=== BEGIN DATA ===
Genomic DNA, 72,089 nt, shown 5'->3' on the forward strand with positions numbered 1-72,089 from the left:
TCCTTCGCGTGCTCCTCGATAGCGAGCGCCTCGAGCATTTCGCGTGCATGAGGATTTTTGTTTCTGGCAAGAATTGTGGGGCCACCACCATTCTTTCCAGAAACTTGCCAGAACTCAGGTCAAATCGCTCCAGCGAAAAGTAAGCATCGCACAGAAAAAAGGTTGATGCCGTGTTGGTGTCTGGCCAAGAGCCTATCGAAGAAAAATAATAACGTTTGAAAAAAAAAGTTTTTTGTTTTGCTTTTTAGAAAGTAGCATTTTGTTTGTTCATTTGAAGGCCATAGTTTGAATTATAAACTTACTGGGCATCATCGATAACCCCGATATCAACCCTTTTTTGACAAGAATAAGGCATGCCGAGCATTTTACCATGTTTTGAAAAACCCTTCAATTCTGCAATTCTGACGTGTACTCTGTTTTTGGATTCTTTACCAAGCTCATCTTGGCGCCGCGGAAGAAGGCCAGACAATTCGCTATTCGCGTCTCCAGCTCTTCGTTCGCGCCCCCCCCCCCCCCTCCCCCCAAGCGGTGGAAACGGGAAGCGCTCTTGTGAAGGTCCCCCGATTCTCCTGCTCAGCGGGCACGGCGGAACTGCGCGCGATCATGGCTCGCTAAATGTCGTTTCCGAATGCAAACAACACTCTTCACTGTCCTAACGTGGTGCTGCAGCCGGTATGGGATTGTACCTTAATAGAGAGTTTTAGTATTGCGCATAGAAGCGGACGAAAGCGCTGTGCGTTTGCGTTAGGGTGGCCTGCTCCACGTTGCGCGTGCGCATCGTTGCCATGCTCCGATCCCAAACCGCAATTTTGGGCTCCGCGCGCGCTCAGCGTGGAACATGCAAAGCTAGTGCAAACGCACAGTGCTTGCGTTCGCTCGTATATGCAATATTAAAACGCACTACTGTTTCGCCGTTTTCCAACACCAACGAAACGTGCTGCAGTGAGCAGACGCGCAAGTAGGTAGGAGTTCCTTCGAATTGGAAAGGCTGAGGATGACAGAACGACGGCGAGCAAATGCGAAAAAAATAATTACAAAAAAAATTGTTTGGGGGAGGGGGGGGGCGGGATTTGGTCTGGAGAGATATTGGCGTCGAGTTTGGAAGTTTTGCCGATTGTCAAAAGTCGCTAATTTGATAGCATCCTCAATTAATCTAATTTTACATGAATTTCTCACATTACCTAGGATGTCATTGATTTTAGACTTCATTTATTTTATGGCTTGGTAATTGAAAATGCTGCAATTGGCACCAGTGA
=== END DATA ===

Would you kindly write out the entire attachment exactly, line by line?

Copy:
Genomic DNA, 72,089 nt, shown 5'->3' on the forward strand with positions numbered 1-72,089 from the left:
TCCTTCGCGTGCTCCTCGATAGCGAGCGCCTCGAGCATTTCGCGTGCATGAGGATTTTTGTTTCTGGCAAGAATTGTGGGGCCACCACCATTCTTTCCAGAAACTTGCCAGAACTCAGGTCAAATCGCTCCAGCGAAAAGTAAGCATCGCACAGAAAAAAGGTTGATGCCGTGTTGGTGTCTGGCCAAGAGCCTATCGAAGAAAAATAATAACGTTTGAAAAAAAAAGTTTTTTGTTTTGCTTTTTAGAAAGTAGCATTTTGTTTGTTCATTTGAAGGCCATAGTTTGAATTATAAACTTACTGGGCATCATCGATAACCCCGATATCAACCCTTTTTTGACAAGAATAAGGCATGCCGAGCATTTTACCATGTTTTGAAAAACCCTTCAATTCTGCAATTCTGACGTGTACTCTGTTTTTGGATTCTTTACCAAGCTCATCTTGGCGCCGCGGAAGAAGGCCAGACAATTCGCTATTCGCGTCTCCAGCTCTTCGTTCGCGCCCCCCCCCCCCCCTCCCCCCAAGCGGTGGAAACGGGAAGCGCTCTTGTGAAGGTCCCCCGATTCTCCTGCTCAGCGGGCACGGCGGAACTGCGCGCGATCATGGCTCGCTAAATGTCGTTTCCGAATGCAAACAACACTCTTCACTGTCCTAACGTGGTGCTGCAGCCGGTATGGGATTGTACCTTAATAGAGAGTTTTAGTATTGCGCATAGAAGCGGACGAAAGCGCTGTGCGTTTGCGTTAGGGTGGCCTGCTCCACGTTGCGCGTGCGCATCGTTGCCATGCTCCGATCCCAAACCGCAATTTTGGGCTCCGCGCGCGCTCAGCGTGGAACATGCAAAGCTAGTGCAAACGCACAGTGCTTGCGTTCGCTCGTATATGCAATATTAAAACGCACTACTGTTTCGCCGTTTTCCAACACCAACGAAACGTGCTGCAGTGAGCAGACGCGCAAGTAGGTAGGAGTTCCTTCGAATTGGAAAGGCTGAGGATGACAGAACGACGGCGAGCAAATGCGAAAAAAATAATTACAAAAAAAATTGTTTGGGGGAGGGGGGGGGCGGGATTTGGTCTGGAGAGATATTGGCGTCGAGTTTGGAAGTTTTGCCGATTGTCAAAAGTCGCTAATTTGATAGCATCCTCAATTAATCTAATTTTACATGAATTTCTCACATTACCTAGGATGTCATTGATTTTAGACTTCATTTATTTTATGGCTTGGTAATTGAAAATGCTGCAATTGGCACCAGTGA